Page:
It would not be strictly true to say that Heather Jones is back on her farm at Waipapakauri after 14 years in the saddle.

It is true, however, that she recently completed a trek from one end of the country to the other that took 14 years to finish.

It's not that she dawdled. Everyone who took part in the Great New Zealand Trek planned to take 12 years to get from from Cape Reinga to Bluff (or more precisely Slope Point, south of Bluff). It ended up taking 14 years, the North Island taking two years longer to traverse than originally expected.

Heather was never going to fail to make the finish line, but while she's keeping Wildflower, the horse that took her all the way, one of just four that started and finished the trek, she's sold her truck. She won't be lining up for the next trek, assuming there will be one.


Last week she remembered thinking in 2006, when she started the trek, that she would be 81 when it finished, and could not countenance starting another that would take her through to 95.

Heather Jones and Wildflower on the road between Rawene and Pouto in 2007, the second year of the trek.
Heather Jones and Wildflower on the road between Rawene and Pouto in 2007, the second year of the trek.

She won't be hanging up her saddle though. An accomplished stockwoman, and hunter, she's been riding horses from the age of 2, and has one or two physical and mental scars to prove it. But there was nothing that had given her quite the same pleasure as the Great New Zealand Trek, with three days riding, a day's rest then three more days riding for each leg.

Of course each leg took more than a week. As each year's starting point moved south she would have to leave home earlier and earlier to get there in time, particularly once it hit the South Island, raising the prospect of delays in crossing Cook Strait (which she vowed she would not be crossing again; if her South Island trekking friends wanted to involve her in a get-together they would have to come to the North Island).

Even without ferry delays, getting to and from each year's trek could be a mission. On one occasion she was stuck in Blenheim for two weeks while she waited for spare parts her Renault truck, the third vehicle she had used to carry Wildflower to the starting line and home again since 2006, to arrive from France.

With friends — and horse paddocks — ready to welcome her from one end of the country to the other that was no major problem though, and her daughters, who were at home looking after the farm (and the cats), seemed to cope alright.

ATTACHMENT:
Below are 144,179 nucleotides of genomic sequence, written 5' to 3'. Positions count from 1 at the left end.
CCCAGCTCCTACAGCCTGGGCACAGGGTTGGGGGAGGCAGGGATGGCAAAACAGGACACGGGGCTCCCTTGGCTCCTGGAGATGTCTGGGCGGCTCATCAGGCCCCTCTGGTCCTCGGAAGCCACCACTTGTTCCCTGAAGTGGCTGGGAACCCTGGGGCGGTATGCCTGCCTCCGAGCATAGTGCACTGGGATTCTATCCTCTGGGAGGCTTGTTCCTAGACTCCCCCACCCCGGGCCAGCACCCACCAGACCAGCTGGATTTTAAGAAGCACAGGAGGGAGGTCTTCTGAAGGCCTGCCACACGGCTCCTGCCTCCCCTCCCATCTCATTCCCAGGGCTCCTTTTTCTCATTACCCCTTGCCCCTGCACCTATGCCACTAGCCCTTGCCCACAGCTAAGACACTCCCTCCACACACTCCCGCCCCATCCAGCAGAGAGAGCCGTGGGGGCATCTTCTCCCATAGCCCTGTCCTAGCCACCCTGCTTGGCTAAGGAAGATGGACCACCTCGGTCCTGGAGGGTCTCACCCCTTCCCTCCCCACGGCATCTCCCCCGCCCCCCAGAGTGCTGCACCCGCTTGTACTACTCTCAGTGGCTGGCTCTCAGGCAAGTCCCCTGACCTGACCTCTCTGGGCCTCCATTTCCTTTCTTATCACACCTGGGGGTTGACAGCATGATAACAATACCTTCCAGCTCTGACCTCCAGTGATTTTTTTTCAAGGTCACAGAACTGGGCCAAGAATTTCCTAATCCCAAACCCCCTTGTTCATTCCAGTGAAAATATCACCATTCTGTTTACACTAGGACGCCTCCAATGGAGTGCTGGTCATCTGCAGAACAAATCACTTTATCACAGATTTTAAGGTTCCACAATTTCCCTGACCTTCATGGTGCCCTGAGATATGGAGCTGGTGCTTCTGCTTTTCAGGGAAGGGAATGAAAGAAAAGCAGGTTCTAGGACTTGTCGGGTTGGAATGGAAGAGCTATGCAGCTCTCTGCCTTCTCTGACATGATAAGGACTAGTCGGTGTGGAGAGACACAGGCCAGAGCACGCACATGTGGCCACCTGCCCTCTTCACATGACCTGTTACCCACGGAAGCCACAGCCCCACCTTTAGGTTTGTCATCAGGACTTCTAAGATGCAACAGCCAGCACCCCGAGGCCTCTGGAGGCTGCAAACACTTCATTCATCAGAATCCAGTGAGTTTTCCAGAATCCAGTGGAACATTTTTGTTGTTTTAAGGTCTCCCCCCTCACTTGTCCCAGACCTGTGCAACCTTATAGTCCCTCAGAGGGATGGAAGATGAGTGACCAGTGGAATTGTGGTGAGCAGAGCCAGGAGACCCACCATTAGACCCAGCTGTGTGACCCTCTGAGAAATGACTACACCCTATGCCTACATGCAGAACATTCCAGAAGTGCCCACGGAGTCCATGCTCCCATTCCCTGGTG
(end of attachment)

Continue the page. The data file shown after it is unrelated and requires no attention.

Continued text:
Heather, or #65 as she was known on the trek (which was completed by around 50 riders, along with walkers and cyclists, said she had been one of a small Far North "gang," along with Lyn Wheeler, from Waipapa, aboard Morning Glory (known to her friends as Gloria), Jenny Harrison, once from Lake Ngatu but these days living in Rangiora, and Eileen Young, from Kerikeri, whose husband Rod made sure her horse truck was waiting for her at each day's destination.

Some days were more memorable than others, she said, none more so than the occasion when Wildflower stepped up from the guttering that she was following under the Clarence rail bridge outside Kaikoura, and squashed her against the upper structure.

She "buggered" a vertebra that day, but fortunately it was the last day of that year's leg.


It probably wouldn't have stopped her had it been the first day. A knee replacement, seeing off breast cancer and shoulders that don't work quite as well as they once did didn't stop her, and she wasn't likely to give in to a back injury.

She also had some kind words for Wildflower, who came into her possession at the age of around 3 weeks after she was found, motherless, in Te Hiku (Aupouri) Forest. Heather assumed the mother had been shot and the rest of the herd had moved on, leaving the foal stuck on the other side of a fence.

Bottle-feeding soon got her up and running, but she was "as wild as a little March hare," and age — she is now 18 — had not cured her of all her faults.

"She's got a lot of bad habits," Heather said.

"She is not an easy horse. You really have to ride her. She takes no prisoners. She's a tough little thing."

Whatever her vices, she had marched every step of the 2588km from go to whoa, and had contributed hugely to cherished memories for her owner.

"I've made some wonderful friends," Heather said.

"It's been an experience that I would not have missed for anything."